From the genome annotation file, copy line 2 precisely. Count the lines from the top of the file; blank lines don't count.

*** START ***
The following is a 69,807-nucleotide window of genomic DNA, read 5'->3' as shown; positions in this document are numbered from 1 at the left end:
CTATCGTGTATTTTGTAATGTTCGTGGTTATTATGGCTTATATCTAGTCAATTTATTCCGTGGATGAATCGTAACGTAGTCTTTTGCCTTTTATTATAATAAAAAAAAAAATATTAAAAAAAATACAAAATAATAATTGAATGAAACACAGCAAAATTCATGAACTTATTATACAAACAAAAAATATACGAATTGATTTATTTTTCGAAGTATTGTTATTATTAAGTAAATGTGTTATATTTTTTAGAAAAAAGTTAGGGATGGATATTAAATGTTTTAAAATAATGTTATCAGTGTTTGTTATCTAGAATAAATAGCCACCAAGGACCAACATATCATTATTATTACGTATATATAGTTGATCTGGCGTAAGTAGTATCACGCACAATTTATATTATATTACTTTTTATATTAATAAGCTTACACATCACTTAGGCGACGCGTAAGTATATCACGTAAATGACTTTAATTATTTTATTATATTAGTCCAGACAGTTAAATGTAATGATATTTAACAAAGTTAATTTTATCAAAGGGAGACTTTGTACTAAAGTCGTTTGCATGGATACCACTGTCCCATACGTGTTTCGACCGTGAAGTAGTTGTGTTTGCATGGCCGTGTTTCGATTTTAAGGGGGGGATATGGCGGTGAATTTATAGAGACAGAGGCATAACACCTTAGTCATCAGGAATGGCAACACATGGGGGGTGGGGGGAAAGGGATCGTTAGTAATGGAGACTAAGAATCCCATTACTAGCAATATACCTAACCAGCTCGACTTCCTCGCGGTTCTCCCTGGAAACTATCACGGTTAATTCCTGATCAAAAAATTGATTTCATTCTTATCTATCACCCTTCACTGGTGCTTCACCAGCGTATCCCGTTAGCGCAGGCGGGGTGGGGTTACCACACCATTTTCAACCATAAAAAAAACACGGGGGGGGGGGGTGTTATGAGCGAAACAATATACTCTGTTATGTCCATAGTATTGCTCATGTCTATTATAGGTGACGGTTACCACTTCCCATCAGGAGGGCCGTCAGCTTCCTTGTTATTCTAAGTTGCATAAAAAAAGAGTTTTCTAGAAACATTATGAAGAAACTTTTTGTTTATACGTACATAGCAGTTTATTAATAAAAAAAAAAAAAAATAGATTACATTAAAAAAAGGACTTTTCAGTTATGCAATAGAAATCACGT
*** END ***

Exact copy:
CTATCGTGTATTTTGTAATGTTCGTGGTTATTATGGCTTATATCTAGTCAATTTATTCCGTGGATGAATCGTAACGTAGTCTTTTGCCTTTTATTATAATAAAAAAAAAAATATTAAAAAAAATACAAAATAATAATTGAATGAAACACAGCAAAATTCATGAACTTATTATACAAACAAAAAATATACGAATTGATTTATTTTTCGAAGTATTGTTATTATTAAGTAAATGTGTTATATTTTTTAGAAAAAAGTTAGGGATGGATATTAAATGTTTTAAAATAATGTTATCAGTGTTTGTTATCTAGAATAAATAGCCACCAAGGACCAACATATCATTATTATTACGTATATATAGTTGATCTGGCGTAAGTAGTATCACGCACAATTTATATTATATTACTTTTTATATTAATAAGCTTACACATCACTTAGGCGACGCGTAAGTATATCACGTAAATGACTTTAATTATTTTATTATATTAGTCCAGACAGTTAAATGTAATGATATTTAACAAAGTTAATTTTATCAAAGGGAGACTTTGTACTAAAGTCGTTTGCATGGATACCACTGTCCCATACGTGTTTCGACCGTGAAGTAGTTGTGTTTGCATGGCCGTGTTTCGATTTTAAGGGGGGGATATGGCGGTGAATTTATAGAGACAGAGGCATAACACCTTAGTCATCAGGAATGGCAACACATGGGGGGTGGGGGGAAAGGGATCGTTAGTAATGGAGACTAAGAATCCCATTACTAGCAATATACCTAACCAGCTCGACTTCCTCGCGGTTCTCCCTGGAAACTATCACGGTTAATTCCTGATCAAAAAATTGATTTCATTCTTATCTATCACCCTTCACTGGTGCTTCACCAGCGTATCCCGTTAGCGCAGGCGGGGTGGGGTTACCACACCATTTTCAACCATAAAAAAAACACGGGGGGGGGGGGTGTTATGAGCGAAACAATATACTCTGTTATGTCCATAGTATTGCTCATGTCTATTATAGGTGACGGTTACCACTTCCCATCAGGAGGGCCGTCAGCTTCCTTGTTATTCTAAGTTGCATAAAAAAAGAGTTTTCTAGAAACATTATGAAGAAACTTTTTGTTTATACGTACATAGCAGTTTATTAATAAAAAAAAAAAAAAATAGATTACATTAAAAAAAGGACTTTTCAGTTATGCAATAGAAATCACGT